What’s Your Audience Worth?
Why your audience is your most valuable asset, and how to look after it
I posted this picture on Twitter the other evening.
It opened up a bit of a debate.
Some agents insisted that it works for them, generating enquiries and viewings. Others, including Julian O’Dell, estate agent and fellow trainer agreed with me: “We have never tweeted our properties and never will”.
I have a question for you – what are you trying to achieve?
When you advertise in the local paper (if you do), your objective is clear: you want to attract more vendors. When you canvas an area with ‘Sold in Your Street’ cards, it’s because your goal is to generate more valuations. Stock is worryingly low in most parts of the country right now and most agents are spending a huge amount of time on trying to simply get more quality properties on their books.
When you’re on social network sites, it’s easy for you to lose sight of your objective. Perhaps because you’re searching around for something to post, and all too tempting to reach for your properties as an easy form of content. But is it what vendors want to see and read?
One agent asked me, “What harm can it do?”
Quite a lot, actually. You see, your audience is the most valuable asset you have. I would argue that you are abusing your audience by broadcasting a message that is all about you – not them.
So what does a vendor want to see when they come to your social channels? Lots! Tips and advice about selling and moving; local information about your local area; lifestyle information – Northfields is great at this – take a look at their Twitter account here and you’ll see what I mean. Here’s one of their latest tweets:
Guess who they are trying to attract?
Another agent argued, “Even Tesco tweet sales stuff”. Actually, they don’t. They tweet really engaging, funny, informative stuff about eating, living and well – anything really. Check out their Twitter stream here.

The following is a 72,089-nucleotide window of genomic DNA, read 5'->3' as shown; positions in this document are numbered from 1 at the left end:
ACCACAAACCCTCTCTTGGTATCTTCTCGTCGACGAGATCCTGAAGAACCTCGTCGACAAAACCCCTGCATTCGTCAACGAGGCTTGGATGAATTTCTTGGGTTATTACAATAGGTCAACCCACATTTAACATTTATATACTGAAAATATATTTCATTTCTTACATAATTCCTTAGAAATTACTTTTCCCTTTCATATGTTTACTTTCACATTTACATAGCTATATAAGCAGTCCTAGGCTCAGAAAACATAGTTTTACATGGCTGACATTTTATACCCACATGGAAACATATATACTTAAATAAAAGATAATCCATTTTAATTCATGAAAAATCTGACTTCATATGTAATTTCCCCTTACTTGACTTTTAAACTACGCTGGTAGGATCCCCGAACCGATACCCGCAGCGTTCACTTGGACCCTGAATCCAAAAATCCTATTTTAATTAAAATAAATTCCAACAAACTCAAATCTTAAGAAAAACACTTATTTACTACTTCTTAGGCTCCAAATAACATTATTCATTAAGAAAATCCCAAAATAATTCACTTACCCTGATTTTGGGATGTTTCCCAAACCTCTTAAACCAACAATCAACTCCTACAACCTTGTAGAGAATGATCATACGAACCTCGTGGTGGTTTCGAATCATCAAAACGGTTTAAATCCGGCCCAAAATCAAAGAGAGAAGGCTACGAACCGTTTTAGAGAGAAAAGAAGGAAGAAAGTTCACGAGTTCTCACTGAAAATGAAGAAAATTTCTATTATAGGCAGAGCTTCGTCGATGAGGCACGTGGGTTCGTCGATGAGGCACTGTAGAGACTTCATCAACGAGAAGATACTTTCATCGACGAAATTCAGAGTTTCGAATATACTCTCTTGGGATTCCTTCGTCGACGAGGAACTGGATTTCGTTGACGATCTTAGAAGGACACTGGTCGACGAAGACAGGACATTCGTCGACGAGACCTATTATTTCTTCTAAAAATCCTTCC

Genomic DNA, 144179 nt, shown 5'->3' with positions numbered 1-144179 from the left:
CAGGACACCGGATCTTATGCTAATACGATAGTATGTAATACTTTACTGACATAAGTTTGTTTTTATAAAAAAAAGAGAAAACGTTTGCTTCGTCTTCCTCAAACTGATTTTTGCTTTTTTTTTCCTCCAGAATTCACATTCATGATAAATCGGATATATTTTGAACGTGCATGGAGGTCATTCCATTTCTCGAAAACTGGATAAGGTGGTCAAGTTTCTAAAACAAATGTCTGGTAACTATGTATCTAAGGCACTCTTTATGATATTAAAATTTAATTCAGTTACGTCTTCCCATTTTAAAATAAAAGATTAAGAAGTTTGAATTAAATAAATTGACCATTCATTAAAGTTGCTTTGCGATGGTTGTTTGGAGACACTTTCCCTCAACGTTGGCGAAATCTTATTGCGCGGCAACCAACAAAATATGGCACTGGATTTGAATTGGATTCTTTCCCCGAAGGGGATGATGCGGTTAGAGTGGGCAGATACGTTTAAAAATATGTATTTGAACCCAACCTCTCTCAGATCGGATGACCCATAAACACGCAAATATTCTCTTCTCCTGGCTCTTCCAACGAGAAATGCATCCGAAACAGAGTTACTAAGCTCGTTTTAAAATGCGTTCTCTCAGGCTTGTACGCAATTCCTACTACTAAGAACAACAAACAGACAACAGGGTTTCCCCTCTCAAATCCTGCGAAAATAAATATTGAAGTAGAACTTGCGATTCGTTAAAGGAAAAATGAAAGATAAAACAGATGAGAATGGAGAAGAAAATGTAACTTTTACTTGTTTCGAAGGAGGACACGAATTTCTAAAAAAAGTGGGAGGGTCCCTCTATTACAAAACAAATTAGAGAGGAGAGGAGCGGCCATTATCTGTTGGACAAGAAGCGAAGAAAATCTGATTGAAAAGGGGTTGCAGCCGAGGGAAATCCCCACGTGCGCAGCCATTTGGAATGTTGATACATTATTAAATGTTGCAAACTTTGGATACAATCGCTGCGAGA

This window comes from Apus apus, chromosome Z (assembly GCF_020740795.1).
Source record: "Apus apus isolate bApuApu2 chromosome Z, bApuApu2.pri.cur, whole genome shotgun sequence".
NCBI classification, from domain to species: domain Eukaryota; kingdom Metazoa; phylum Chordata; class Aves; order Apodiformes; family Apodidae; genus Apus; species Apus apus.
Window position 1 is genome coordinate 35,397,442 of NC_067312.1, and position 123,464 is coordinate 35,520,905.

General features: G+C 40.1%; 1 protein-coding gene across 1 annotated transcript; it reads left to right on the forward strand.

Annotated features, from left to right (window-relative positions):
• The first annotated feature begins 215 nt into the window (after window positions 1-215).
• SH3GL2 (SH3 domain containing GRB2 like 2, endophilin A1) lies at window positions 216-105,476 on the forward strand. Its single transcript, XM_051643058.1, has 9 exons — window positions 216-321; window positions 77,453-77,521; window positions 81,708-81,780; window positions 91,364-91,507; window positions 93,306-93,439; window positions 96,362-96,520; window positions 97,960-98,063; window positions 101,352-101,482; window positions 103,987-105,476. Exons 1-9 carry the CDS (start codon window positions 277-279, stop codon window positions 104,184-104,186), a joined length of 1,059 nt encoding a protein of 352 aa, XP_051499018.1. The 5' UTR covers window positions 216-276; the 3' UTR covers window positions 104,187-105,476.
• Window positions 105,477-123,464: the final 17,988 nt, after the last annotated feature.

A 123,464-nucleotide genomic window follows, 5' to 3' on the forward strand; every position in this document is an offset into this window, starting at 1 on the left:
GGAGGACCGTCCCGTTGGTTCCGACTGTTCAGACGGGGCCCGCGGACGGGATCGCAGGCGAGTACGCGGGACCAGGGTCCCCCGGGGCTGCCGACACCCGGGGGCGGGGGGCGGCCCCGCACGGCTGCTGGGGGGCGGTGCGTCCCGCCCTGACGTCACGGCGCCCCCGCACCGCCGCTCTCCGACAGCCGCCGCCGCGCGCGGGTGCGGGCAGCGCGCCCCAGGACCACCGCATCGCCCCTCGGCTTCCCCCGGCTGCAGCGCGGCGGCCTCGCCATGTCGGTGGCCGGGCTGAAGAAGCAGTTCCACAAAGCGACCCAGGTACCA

Here’s a good example of a tweet that worked for them.
Another brand you could be forgiven for thinking tweets sales messages all the time, is Everest Double Glazing. Whilst their Twitter account isn’t great – certainly not up to Tesco’s standards – they also tweet lifestyle tips and information, like “With summer just around the corner, take a look at our top tips to get your patios spruced up for the season”, and “What’s the weirdest energy saving tip you’ve ever heard? Read these 5 energy myths”. Not bad for a rookie account.
Tesco never tweet, “Come on in and buy our bread”, or “Oranges are buy one, get one free today”. Everest don’t post an update on Facebook saying, “Our double glazing is half price this month”. Because if they did, they know that they risk losing some of their precious audience. And you’ll never see on the Northfields’ account tweets like these:
If I add up my social audience across all the platforms I use, it tots up to a total reach of around 17,000. That’s 17,000 people who have decided that my posts and messages are worth reading. If I want this figure to continue to rise, all I have to do is keep posting relevant and engaging content. The first time I tweet “Buy my product for just £50”, my audience may forgive me. If I persist in bombarding their newsfeeds with sales messages however, they will leave in droves, off in search of a more relevant social account that values their attention.
I want my audience to stick around for the long term. I’m leveraging the technology that’s been made available to me via social media to build deeper and more meaningful relationships with my followers. It’s just not worth a potential sale or two to risk losing any of my audience. It’s too great a sacrifice. I’ve paid for my audience, in time and effort, over several years, making sure that each post and update is worthy of them. Of course, some rubbish sneaks in from time to time; I’m only human. But never a sales tweet. I want to make sure my audience knows how important they are to me, by only sharing with them stuff that is relevant, useful and entertaining to them.
Jeffrey Rohrs has just written what is probably the best book around on the subject of valuing your audience – Audience: Marketing in the Age of Subscribers, Fans and Followers
Who better to leave the last word on this blogpost to?
“Attention is the precious natural resource that all companies are struggling to acquire and retain.”
Thanks Jeff for inspiring this post.
Let the comments begin…….
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What to read next: What are you worth?
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